Latest Blog Posts

9 things NOT to say to someone with a brain injury

Brain injury is confusing to people who don’t have one. It’s natural to want to say something, to voice an opinion or offer advice, even when we don’t understand. And when you care for a loved one with a brain injury, it’s easy to get burnt out and say things out of frustration. Here are a few…

Even Elite Athletes Leak (but shouldn’t)

It isn’t too often we hear athletes discussing leaking, known as stress urinary incontinence (SUI), during their training or competition but it is all too common. Studies1 have shown that 28-80% of female athletes leak, including 25-28% of high school and college athletes2 aged 12-22. The higher the impact level in the sport the more…

How can our women’s health physiotherapist help you?

Ever wondered what a women’s health pelvic floor physiotherapist can treat? Many of the issues are not openly talked about and many people don’t know with whom to discuss their concerns or that treatments and therapies exist for these conditions, so they suffer through without help. The below list is not exhaustive but will give…

Shifting the way we use our benefits: prevention rather than reactive care

There is a new trend in health care: avoiding illness and injury through self-care and preventative maintenance. Over 80% of Canadians have some form of extended health care coverage, but often don’t fully utilize them. Why? There are many reasons, from being too busy to not wanting to waste them now in case we need…

Foot Mechanics And How To Choose Running Shoes

Foot Mechanics & Their Relationship to Running Shoes: How to choose? Advice from sports Physiotherapists. Selecting Running Shoes: Looking from left to right: Far  left is a cushion shoe with curved last (Asics), ideal for supinators. In the middle is a  curved shoe with a  semicurved last (Brooks) more suited to a neutral foot and…

How Icing May Delay Recovery After Injury

Great post about icing Why Ice Delays Recovery When I wrote my best-selling Sportsmedicine Book in 1978, I coined the term RICE (Rest, Ice, Compression, Elevation) for the treatment of athletic injuries (Little Brown and Co., page 94). Ice has been a standard treatment for injuries and sore muscles because it helps to relieve pain caused by injured tissue. Coaches have used…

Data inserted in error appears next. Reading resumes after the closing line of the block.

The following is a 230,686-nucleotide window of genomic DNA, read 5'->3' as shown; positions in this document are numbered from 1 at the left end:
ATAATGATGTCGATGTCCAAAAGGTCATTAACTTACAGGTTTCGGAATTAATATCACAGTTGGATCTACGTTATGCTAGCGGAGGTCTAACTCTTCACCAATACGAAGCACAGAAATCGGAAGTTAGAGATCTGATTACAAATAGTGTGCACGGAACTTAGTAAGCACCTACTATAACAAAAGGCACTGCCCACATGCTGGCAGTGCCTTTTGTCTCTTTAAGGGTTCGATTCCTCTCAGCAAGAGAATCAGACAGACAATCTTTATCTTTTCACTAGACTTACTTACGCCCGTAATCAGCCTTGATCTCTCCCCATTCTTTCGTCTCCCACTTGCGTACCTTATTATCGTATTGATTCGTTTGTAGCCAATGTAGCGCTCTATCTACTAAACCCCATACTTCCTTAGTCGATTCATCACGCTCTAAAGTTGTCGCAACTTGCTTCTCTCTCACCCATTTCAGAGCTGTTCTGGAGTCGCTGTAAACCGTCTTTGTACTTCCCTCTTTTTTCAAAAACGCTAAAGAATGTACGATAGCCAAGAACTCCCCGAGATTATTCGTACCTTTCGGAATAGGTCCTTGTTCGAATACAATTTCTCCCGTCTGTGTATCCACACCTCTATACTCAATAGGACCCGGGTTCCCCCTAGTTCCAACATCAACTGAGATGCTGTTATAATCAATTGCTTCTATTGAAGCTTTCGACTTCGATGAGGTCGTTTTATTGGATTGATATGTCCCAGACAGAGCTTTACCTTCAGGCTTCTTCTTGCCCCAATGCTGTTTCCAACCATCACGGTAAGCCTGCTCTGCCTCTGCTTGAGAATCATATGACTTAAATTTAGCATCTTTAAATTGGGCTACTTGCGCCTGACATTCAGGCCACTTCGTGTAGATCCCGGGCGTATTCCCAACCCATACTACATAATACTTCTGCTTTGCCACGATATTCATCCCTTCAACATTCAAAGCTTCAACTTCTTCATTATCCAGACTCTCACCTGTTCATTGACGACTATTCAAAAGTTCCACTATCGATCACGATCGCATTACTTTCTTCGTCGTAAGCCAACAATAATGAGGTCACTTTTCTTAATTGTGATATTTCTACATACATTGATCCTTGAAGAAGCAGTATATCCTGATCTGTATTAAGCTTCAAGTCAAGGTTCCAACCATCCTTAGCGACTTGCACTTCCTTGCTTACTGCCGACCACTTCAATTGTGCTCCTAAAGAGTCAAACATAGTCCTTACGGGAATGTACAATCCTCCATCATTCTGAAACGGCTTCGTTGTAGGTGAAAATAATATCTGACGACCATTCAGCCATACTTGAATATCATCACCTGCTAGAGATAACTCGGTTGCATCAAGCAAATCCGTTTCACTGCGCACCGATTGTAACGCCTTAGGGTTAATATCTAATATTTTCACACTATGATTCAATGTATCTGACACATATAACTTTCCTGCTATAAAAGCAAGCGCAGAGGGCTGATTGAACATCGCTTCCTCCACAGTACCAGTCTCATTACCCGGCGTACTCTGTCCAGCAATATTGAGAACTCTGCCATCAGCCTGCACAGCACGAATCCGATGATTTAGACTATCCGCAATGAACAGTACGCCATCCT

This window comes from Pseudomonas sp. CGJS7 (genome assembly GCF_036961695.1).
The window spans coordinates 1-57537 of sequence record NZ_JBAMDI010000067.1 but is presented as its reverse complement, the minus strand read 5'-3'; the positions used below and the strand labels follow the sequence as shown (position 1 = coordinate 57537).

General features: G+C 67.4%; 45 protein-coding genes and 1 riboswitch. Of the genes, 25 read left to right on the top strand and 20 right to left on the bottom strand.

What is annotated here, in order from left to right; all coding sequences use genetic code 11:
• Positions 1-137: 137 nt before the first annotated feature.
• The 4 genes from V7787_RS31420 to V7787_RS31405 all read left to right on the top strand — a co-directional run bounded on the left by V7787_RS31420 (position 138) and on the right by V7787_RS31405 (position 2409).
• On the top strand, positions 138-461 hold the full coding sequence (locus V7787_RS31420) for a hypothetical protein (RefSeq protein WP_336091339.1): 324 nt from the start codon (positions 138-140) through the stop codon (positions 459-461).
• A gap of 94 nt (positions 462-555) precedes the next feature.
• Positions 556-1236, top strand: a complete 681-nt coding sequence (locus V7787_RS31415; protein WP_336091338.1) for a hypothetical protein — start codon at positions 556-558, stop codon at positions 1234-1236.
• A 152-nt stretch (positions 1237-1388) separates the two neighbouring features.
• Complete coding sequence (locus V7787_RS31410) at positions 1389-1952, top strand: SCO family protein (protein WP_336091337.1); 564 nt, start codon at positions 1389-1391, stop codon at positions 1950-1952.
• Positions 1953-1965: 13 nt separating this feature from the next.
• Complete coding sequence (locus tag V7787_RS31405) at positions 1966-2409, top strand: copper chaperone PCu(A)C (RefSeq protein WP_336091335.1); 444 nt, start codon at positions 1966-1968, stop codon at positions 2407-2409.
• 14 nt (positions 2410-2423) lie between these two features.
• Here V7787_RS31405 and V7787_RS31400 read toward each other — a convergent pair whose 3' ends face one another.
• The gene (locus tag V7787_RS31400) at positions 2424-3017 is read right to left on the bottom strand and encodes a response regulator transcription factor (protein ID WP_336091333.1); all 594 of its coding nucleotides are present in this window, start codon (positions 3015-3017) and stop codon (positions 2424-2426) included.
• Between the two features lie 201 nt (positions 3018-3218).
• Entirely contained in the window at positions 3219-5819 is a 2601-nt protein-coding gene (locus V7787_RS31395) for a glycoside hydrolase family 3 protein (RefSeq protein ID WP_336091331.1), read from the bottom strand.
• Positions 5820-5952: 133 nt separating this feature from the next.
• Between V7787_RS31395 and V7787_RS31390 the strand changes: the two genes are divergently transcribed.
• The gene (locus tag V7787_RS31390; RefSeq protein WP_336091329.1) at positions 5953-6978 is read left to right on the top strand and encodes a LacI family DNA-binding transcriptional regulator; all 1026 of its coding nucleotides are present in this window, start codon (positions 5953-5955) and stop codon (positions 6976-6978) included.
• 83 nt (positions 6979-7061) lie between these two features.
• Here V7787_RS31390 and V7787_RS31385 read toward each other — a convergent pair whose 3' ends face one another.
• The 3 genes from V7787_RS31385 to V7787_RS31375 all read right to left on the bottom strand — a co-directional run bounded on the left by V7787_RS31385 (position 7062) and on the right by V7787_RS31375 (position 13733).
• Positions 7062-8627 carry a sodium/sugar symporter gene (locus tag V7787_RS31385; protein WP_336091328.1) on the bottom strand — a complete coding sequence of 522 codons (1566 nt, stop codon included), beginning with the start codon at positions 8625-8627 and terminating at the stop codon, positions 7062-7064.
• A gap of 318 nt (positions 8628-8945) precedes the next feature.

Knee Injury: I’ve torn my meniscus. How Physiotherapy can help.

Torn meniscus. Knee Ostero arthritis (OA) How physiotherapy can help and what to expect. Written by Bianca Matheson Sports Physiotherapist at Back in Action Physiotherapy Whistler. BC “Oh no I’ve torn my meniscus or knee cartilage! What should I do?” Knee injuries are common! No shortage of those in our ski resort town. As sports…

The Case Of Age Related Kyphosis Or ‘Hunchback’

In Whistler where we live; everyone skis and everyone crashes! People get spinal compressions and sometimes compression fractures that they don’t even realize they have. As the years go on spinal curvature or kyphosis (hunch back or hump back)  can develop. Some good news here is that this may be moderated or stopped by active muscle…

Rotator cuff tears of the shoulder, physiotherapy

ROTATOR CUFF TEARS: FULL THICKNESS AND PARTIAL THICKNESS, HOW PHYSIO PLAYS A ROLE…   Asymptomatic full thickness rotator cuff tears occur in 4-13 percent of people less than 59 years and 28-51 percent of those between 60-80 (research by Templehof 1999).  This means in a lot of people the rotator cuff can tear fully without…

Visual Motor Rehabilitation

Concussions or mild Traumatic Brain Injury (mTBI) can cause visual and perceptual deficiencies that make daily tasks more challenging, frustrating, or overwhelming. Our visual motor exam assesses and provides our physiotherapy clincal team with a sense of how a patient’s eyes are functioning, and any deficiencies that need to be addressed. With this information, our team can make recommendations on visual…